Almost half of UK education establishments have experienced mobile IT theft during the last three years, according to a survey from security vendor LapSafe Products.
Some 45% of respondents admitted to having mobile IT devices, such as laptops, netbooks, and tablets, stolen between 2009 and 2011. Of these 27% admitted to having mobile IT equipment stolen in 2011.
Through the three-year period, laptops were the most likely to be stolen (42%), with 11% claiming to have experienced netbook theft since 2009. Only 4% of tablet computers and MP3 players were taken, and 1% of gaming devices.
Despite 83% claiming their organisation has an IT security policy, 19% admitted these policies fail to include guidelines for physically securing devices.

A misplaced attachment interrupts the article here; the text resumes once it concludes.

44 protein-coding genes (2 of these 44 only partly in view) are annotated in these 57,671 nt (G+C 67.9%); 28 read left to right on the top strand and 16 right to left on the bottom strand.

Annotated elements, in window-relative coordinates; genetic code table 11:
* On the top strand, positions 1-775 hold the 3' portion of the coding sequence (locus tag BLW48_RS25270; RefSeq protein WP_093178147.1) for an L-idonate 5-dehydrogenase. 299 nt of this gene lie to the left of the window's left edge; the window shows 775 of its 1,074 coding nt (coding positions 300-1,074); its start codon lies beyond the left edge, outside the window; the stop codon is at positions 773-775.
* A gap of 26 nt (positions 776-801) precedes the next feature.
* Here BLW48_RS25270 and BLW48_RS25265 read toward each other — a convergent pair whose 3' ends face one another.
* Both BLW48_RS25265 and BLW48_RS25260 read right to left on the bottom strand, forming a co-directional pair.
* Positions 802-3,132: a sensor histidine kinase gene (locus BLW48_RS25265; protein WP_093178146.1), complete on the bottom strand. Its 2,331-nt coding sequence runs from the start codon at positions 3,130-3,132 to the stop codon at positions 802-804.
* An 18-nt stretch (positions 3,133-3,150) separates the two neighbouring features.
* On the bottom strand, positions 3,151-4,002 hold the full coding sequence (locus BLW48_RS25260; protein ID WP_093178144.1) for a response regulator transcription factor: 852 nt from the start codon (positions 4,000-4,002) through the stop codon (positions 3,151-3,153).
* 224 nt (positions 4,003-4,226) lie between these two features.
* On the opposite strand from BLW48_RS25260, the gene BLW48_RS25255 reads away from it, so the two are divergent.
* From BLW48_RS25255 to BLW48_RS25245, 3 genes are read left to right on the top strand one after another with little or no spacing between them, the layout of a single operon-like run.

The survey also revealed that 56% of education establishments do not encrypt their laptops, despite half of the respondents being aware of the fact they could be fined up to £500,000 by the Information Commissioner’s Office (ICO) if unencrypted laptops containing pupils’ data were lost or stolen.
Denise Crouch, director at LapSafe Products, said the research reflects the fact that theft of mobile IT equipment within UK schools, colleges and universities, is on the rise.
“Although the exact reasons for this increase are unclear, it is likely that the economic downturn and the fact that education establishments are often hotbeds of technology is somewhat responsible,” she said.
Crouch advised educators to have sufficient plans in place to reduce the risk of mobile IT theft.
“This should include measures for physically securing laptops, netbooks and tablets, and should be supported by regular IT security training to help avoid the negative consequences of having devices stolen,” she said.